Catholicism and Saints

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I’m not very religious, but whenever I travel to European countries there’s always a local “Patron Saint” that the locals admonish or pray to (like Saint Sebastien – Patron Saint of Mallorca, or Saint Lucy in Venice being the Patron Saint of the blind). My question is, how is this not technically polytheistic? I thought you were only supposed to pray to God? Thanks!

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Anonymous 0 Comments

Saints were humans who “performed miracles” and had other religious accomplishments, for which they were given the “sainthood” by the pope. It is not that different, in concept, than being knighted in the UK. The knights are champions, but still below the King and the Queen, and the saints are just servants and representatives of the one God.

Anonymous 0 Comments

All Christians agree that it’s good to share your prayer requests with living fellow Christians (like “The doctors think I might have cancer. Can you pray for me?”).

Catholics (and Orthodox, and Anglicans, etc.) believe that those who have died and are in heaven are able to observe everything happening on earth, and they continue to pray to God while in God’s presence. There are verses in the book of Revelation discussing this prayer occurring in heaven.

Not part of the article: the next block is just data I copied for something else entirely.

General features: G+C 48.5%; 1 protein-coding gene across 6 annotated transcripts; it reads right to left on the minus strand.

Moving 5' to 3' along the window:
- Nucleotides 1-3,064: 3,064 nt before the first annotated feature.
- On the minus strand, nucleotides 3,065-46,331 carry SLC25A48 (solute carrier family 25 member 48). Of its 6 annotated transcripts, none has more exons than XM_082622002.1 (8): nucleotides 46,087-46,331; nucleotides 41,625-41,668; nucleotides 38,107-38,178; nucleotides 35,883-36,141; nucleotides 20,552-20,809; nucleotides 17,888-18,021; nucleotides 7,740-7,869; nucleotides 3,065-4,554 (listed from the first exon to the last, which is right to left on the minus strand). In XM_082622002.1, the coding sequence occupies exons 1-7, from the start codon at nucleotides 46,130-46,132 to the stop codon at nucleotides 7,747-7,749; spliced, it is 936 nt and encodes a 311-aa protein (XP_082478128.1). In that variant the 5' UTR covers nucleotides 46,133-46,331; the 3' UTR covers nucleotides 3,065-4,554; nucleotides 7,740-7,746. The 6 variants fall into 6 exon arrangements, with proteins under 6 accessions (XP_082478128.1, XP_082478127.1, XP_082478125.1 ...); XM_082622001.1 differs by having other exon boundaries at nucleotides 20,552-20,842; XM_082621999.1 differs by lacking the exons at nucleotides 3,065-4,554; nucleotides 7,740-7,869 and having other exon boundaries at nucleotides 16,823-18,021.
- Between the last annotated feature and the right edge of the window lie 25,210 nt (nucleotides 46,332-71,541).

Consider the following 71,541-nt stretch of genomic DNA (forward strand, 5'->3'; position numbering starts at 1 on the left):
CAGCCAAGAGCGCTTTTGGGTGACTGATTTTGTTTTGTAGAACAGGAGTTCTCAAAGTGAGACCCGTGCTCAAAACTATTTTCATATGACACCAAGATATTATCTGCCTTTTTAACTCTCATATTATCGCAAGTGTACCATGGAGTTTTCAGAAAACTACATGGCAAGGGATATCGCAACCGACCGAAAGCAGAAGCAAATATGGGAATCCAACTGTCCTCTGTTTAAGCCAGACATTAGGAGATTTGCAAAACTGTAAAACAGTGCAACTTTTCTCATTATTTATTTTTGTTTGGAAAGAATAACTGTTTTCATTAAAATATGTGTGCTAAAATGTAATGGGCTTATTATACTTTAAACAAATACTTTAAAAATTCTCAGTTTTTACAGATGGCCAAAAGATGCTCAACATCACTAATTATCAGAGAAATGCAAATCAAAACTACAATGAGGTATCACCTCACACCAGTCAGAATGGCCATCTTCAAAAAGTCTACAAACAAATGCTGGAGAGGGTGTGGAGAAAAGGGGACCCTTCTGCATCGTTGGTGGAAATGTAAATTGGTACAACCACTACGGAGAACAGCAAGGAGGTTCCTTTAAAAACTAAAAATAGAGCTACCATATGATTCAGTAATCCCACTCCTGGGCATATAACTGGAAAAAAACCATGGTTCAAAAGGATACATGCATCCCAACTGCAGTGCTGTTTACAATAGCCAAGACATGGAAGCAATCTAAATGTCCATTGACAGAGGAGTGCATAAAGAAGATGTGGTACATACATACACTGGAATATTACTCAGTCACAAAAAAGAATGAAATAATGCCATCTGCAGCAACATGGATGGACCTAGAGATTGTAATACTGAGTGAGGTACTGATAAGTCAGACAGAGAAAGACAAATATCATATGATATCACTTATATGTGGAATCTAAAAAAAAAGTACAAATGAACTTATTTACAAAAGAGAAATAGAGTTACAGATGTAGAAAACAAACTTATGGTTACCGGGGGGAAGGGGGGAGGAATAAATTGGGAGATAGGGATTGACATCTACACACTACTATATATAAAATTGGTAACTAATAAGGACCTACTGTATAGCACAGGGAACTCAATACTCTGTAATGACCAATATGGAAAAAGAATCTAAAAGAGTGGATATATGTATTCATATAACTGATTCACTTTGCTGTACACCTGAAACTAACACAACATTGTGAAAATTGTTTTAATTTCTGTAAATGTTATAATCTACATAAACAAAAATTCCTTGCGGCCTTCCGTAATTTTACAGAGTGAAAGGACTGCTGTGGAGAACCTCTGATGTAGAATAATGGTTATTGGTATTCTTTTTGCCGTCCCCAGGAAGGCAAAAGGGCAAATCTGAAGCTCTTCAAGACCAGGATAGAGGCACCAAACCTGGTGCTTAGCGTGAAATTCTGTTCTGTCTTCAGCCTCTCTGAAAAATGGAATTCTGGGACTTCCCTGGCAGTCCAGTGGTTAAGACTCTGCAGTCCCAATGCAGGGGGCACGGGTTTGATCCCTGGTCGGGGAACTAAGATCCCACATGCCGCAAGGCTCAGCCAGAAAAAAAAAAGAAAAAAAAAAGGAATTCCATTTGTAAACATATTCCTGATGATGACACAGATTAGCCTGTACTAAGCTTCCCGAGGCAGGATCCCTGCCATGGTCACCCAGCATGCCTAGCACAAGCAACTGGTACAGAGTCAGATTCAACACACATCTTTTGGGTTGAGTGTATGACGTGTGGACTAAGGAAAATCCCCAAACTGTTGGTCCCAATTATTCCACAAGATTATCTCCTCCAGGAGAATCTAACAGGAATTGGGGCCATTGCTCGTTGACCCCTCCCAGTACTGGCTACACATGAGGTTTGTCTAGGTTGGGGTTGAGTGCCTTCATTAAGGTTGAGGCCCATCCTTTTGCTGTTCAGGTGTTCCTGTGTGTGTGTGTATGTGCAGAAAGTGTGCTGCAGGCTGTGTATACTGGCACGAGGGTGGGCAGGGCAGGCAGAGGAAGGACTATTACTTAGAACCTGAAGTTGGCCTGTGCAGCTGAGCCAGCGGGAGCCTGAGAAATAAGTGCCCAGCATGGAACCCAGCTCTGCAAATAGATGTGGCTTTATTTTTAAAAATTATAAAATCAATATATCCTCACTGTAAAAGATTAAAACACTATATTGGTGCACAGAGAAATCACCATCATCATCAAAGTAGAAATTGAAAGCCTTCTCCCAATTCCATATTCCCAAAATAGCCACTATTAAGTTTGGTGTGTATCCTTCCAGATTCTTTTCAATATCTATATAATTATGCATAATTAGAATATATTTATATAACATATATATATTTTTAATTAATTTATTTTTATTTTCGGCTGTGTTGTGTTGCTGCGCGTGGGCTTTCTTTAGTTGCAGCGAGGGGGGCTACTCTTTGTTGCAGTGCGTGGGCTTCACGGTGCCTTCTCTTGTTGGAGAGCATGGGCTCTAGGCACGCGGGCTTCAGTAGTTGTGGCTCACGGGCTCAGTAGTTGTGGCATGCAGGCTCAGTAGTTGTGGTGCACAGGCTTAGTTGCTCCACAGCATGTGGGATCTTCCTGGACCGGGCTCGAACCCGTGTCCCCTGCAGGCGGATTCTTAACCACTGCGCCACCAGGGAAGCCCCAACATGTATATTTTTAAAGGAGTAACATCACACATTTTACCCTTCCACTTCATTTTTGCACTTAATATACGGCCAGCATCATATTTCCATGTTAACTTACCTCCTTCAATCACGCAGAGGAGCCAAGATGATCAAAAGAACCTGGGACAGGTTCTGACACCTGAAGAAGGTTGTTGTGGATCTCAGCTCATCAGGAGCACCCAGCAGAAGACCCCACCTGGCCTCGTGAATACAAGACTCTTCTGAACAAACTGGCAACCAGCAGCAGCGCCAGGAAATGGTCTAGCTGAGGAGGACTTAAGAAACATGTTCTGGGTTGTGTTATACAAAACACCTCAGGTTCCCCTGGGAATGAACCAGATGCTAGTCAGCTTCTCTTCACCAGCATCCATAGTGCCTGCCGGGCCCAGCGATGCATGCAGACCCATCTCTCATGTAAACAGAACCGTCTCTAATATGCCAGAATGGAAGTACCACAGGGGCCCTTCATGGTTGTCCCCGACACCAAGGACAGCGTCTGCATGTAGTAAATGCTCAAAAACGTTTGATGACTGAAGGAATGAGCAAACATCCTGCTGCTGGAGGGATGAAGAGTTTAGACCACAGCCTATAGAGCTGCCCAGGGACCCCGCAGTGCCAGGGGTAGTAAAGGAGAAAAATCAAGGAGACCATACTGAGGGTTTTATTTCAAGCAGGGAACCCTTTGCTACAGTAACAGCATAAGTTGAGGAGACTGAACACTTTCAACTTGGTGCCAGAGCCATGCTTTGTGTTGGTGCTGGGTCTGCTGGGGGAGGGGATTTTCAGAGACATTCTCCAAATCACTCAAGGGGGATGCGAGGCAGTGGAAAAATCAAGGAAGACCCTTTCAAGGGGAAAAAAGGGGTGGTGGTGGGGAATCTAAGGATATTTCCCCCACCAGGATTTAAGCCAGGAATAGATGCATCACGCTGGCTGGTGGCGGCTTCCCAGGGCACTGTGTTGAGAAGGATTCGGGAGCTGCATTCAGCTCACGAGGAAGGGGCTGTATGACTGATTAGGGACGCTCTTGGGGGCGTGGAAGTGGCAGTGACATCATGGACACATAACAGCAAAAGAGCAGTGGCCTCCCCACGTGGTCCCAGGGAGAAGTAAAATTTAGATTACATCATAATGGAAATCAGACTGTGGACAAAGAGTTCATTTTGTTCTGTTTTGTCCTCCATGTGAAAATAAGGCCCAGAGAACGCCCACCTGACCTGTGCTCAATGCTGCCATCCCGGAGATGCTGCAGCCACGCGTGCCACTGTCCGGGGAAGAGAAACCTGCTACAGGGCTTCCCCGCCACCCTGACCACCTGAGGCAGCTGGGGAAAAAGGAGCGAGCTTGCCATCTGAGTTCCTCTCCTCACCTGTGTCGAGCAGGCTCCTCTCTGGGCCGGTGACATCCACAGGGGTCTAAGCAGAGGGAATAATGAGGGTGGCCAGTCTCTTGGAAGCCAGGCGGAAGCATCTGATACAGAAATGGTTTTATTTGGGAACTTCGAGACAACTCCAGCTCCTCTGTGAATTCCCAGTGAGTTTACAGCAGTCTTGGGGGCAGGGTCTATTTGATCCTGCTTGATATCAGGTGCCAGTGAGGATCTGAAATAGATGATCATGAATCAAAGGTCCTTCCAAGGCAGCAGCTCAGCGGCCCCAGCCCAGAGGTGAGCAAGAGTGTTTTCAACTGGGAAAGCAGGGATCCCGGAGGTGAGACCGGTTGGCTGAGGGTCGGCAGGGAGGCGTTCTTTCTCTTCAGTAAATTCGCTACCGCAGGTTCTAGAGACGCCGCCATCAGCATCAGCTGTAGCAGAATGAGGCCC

Therefore, Catholics (and Orthodox, and Anglicans, etc.) combine these two beliefs and do not discriminate between “living” Christians and “dead” Christians in sharing their prayer requests. A particular “patron” saint might be mentioned when sharing a prayer request because of a particular connection to the person, the place, or the challenge–just like you might share your troubles in a targeted support group, or share a challenge with someone you know has been through a similar challenge in the past.

Anonymous 0 Comments

Saints are not gods. They are just people with a special relationship with God. When people pray to saints, they’re really just asking the saints to pray to God for them.

At least, that’s the Catholic stance on the matter. There are some churches (chiefly Protestant ones) that do regard this practice as a form of idolatry, and thus don’t allow it.

Anonymous 0 Comments

A religion makes its own internal rules that do not need to conform to any outside logic. So if mainstream Christianity says that saints are not gods, they are not gods, regardless if from the outside they might conform to a different definition or not. Religions do not have to make any sense to anyone but their believers – why is it harder to believe that praying to saints is not polytheistic that that praying to a magical tripartite “being” is real?

Anonymous 0 Comments

The phrase to keep in mind is “intercessory prayer”.

The Catholic process of naming someone as a saint involves observations that they use as proof that the dead person’s soul is in heaven with God. That’s it. That’s what a saint is. It’s entirely possible that every human who has ever died is in heaven, but saints are ones the Church is *sure* are there.

An intercessory prayer is the faithful asking someone in heaven to also make their case to the big man to help you with your problems. Martyrs are good examples as it’s basically assumed that they go to heaven. It’s like if you’re a screw-up in school but you ask your teacher’s-pet buddy to speak up for you to the teacher when you get in trouble.

Anonymous 0 Comments